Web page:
Thursday, February 10, 2011
That's the basic plot of Memorial Day, one of thrillerist Vince Flynn's popular Mitch Rapp series. Last year, I read the first five books in the ten-book (and counting) series when I was traveling and at other times I wanted to read without being consciously aware that I was reading. They're not bad, I suppose — I mean, they deliver what they promise: they're mindless and silly, but they're better than squinting furiously at the plane's 10" screen to catch the latest Zac Efron vehicle.
But my No. 1 problem with most of the Rapp books is also my No. 1 problem with The Girl Who Played With Fire so far (I'm about halfway through). The conflict is false, and thus so is the drama. Here's what I mean: Because I already knew that Vince Flynn had written five more Mitch Rapp novels after Memorial Day, I was at no time concerned that the terrorists were actually going to succeed in blowing up Washington, D.C. Similarly, because I know there's another Millennium trilogy novel after The Girl Who Played With Fire, I can be reasonably confident that Lisbeth Salander isn't actually guilty of the murders she's accused of— or if she is, Larsson's got some (probably far-fetched) trick up his sleeve to ensure that she's not caught, convicted, or killed. (Not spoiling anything there — even though it doesn't happen until about halfway through the novel, the murders that hinge the plot are revealed on the back cover blurb! Seriously? Seems to me like a blurb-writing fail, there.)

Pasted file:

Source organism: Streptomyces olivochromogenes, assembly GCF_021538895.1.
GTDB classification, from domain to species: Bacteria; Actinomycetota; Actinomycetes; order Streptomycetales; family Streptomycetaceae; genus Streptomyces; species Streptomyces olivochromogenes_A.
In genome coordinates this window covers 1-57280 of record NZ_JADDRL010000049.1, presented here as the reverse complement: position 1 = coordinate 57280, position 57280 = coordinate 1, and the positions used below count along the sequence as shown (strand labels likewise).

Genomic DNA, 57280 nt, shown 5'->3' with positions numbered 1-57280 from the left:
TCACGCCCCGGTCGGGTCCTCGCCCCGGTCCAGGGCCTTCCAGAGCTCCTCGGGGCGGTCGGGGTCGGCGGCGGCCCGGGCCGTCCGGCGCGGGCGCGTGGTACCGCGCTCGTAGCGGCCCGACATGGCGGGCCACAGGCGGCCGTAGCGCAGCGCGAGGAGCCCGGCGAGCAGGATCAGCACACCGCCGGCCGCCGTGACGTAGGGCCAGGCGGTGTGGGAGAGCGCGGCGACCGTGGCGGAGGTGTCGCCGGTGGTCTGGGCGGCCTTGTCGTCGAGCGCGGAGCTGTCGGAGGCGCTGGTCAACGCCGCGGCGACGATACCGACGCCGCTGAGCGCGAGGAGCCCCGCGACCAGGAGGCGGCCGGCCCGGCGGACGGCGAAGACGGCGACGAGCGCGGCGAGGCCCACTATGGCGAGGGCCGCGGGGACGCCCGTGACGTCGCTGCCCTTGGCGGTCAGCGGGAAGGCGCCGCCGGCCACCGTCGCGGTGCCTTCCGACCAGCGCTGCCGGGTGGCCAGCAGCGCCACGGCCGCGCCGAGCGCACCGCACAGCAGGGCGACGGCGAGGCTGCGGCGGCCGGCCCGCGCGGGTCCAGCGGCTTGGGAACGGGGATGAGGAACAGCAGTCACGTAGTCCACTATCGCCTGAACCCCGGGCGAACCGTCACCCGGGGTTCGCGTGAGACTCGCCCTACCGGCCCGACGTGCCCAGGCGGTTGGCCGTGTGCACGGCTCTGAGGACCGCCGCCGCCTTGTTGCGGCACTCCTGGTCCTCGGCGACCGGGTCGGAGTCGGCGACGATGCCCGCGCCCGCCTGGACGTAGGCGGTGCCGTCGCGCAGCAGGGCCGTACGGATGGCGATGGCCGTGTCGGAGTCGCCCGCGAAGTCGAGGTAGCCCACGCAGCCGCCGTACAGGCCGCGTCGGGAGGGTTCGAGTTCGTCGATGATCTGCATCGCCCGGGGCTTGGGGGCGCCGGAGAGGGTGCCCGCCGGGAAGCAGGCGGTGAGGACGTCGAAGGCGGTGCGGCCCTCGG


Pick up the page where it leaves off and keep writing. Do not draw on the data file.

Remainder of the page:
Please understand an important distinction. My issue here is not that the plot is preposterous or not believable, or that I'm talking about a mystery that's too easy to solve from clues in the text. Sure, Lisbeth could be guilty of the murders and, sure, God forbid, a terrorist could get a hold of a bomb and blow up a city. My issue is that we know the plot is preposterous in the context of what we know from external circumstances, i.e. more novels in a series. I suppose it could be argued that when these novels were first published, readers may not have known there would be future novels with the same characters, so the drama is real. And maybe that's true for some readers, and as a result, they read these books on the edge of their friggin' seats. But I suspect most readers were aware that these weren't isolated books. At least I'd hope so.
But you know what medium does this idea of "false drama" in such a way as to make the fact that you already know what's going to happen irrelevant? Movies. Think Titanic. The King's Speech. Apollo 13. Those are three incredibly dramatic, incredibly fantastic movies, all with an already-known ending. Sure, the comparison to thriller novels isn't not totally accurate, but it's in the same ballpark. Just thought I'd throw that out there...
So what do you think? Have you run across novels in which you lost interest because of this false drama? Why was the drama false?
Posted by Greg Zimmerman at 12:23 PM